Many institutions have been haunted by the memories of disastrous shootings and tragedies where, among other things, access control went wrong: Columbine, Virginia Tech, the Triangle Shirtwaist Factory fire.
Using metrics provides a quantifiable way to measure the effectiveness of security programs and processes. As the popularity of metrics has increased over the past few years so has the number and type of metrics that are used to evaluate efficiencies. However, without proper vetting, metrics may not effectively evaluate the process or program that is being measured.
I was searching my email outbox archives the other day and I ran across a column that I’d written a few years ago about the use of video and integrated security systems. I was adamant that a camera be ruled out for an access control solution versus considering it as an optional feature. I still maintain that assertion. I’m not saying that every door should have a camera – every door should be considered for one – as an integrated component of your access control system.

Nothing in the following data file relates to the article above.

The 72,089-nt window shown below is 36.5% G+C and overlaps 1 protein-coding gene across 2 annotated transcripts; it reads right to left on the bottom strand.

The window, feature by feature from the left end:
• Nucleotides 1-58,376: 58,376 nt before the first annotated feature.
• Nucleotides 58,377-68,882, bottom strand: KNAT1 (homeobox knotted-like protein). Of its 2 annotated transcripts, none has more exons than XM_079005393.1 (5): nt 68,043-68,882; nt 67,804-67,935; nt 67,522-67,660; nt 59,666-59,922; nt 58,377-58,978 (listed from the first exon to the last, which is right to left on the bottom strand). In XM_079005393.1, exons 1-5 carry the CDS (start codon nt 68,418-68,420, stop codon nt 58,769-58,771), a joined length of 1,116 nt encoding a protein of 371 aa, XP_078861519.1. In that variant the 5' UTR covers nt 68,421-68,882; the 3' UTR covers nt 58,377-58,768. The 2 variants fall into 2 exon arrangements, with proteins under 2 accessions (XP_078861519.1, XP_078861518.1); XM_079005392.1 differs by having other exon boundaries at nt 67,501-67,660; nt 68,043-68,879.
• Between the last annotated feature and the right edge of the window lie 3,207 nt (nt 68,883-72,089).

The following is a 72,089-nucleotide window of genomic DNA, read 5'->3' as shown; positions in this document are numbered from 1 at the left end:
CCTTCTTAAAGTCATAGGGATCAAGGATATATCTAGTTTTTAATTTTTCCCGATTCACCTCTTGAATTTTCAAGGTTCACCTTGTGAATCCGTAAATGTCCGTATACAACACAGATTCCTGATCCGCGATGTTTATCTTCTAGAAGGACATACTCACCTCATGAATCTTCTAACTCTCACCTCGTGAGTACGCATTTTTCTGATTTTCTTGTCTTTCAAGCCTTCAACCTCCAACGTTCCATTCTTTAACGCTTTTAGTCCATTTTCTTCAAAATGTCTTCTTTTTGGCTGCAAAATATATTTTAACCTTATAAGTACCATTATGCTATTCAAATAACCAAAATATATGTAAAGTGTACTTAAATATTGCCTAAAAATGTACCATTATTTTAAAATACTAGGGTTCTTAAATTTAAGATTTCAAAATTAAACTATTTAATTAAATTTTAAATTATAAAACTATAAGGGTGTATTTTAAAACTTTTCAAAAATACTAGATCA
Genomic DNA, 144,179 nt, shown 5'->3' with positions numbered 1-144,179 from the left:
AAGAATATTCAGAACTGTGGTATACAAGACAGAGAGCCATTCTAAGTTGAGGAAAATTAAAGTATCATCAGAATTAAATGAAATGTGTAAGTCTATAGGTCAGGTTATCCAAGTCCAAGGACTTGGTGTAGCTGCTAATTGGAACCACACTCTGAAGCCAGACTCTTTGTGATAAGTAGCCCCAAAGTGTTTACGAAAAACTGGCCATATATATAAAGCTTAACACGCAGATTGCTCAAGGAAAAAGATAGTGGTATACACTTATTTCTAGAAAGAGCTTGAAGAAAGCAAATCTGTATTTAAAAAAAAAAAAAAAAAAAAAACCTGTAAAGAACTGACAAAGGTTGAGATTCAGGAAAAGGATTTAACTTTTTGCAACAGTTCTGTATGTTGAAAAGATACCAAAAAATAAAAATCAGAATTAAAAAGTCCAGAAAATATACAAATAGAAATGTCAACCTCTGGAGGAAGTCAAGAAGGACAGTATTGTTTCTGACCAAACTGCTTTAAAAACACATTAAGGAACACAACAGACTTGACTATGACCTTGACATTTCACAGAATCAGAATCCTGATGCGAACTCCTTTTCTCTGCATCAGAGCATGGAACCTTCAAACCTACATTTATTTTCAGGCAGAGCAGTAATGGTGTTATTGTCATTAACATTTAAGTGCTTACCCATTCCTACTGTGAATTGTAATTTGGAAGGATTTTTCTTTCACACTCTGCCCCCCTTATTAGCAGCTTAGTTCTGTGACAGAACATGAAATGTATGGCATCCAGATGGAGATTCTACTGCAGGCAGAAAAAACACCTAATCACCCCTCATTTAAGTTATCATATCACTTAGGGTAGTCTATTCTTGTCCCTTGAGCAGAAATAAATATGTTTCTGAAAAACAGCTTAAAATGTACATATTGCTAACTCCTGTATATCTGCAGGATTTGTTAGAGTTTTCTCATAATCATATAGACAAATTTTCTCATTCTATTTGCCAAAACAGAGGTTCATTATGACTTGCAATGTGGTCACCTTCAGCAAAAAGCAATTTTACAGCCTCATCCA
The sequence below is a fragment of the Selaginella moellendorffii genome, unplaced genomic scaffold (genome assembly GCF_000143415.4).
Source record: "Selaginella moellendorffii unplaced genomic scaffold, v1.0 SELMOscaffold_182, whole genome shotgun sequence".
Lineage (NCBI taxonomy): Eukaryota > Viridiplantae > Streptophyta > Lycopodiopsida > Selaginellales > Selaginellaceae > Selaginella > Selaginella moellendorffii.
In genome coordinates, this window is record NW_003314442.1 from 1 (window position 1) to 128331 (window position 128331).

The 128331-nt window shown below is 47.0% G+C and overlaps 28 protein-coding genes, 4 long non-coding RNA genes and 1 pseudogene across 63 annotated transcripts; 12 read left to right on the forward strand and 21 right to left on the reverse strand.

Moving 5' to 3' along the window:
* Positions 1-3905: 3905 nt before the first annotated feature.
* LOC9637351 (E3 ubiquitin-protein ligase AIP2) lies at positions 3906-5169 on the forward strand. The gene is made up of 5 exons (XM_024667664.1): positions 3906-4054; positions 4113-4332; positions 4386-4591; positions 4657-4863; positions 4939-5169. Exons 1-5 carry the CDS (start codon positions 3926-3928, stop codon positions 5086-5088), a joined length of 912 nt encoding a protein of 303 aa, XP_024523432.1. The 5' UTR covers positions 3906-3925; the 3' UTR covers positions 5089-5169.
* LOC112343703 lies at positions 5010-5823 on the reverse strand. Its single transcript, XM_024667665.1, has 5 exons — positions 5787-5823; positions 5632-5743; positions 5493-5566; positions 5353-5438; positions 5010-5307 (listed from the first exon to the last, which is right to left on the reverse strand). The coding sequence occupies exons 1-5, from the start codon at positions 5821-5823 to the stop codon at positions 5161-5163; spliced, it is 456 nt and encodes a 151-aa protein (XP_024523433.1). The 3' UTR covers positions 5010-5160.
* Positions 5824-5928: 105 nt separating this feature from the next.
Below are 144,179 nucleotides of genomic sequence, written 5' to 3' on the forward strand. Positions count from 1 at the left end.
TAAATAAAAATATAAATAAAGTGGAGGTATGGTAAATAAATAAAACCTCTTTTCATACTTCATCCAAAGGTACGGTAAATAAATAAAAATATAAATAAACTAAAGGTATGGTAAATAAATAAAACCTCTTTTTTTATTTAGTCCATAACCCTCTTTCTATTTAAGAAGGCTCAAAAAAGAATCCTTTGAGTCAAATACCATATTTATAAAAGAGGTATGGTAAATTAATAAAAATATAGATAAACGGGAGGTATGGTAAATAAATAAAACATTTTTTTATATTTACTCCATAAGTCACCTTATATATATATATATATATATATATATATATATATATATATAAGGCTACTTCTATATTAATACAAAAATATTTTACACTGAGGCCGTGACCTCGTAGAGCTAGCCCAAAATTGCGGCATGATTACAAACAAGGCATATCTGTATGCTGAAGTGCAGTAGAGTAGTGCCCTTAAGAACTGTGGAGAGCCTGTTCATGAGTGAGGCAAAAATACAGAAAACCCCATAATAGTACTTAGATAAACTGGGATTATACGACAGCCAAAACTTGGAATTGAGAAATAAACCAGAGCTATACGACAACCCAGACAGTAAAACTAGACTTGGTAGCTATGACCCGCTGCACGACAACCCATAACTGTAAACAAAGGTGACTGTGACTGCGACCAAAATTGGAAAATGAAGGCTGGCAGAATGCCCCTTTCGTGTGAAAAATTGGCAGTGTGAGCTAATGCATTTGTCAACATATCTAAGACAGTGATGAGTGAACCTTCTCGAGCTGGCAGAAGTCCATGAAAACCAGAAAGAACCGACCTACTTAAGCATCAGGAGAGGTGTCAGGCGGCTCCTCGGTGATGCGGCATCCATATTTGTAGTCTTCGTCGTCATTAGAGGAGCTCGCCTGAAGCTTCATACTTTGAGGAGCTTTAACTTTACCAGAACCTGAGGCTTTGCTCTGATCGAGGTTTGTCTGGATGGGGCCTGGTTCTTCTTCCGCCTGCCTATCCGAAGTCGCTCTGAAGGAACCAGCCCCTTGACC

Major sporting events, like the World Series or the Super Bowl, are no longer just athletic contests – they are the new “destination vacations” and, for global events like the Olympics or the World Cup, sources of national prestige and economic drivers.
In my last column I wrote about the “Human Factor” of access control and identification. I now recall several negative incidents that I experienced as a security director involving security staffs screening persons entering the lobbies of hospitals.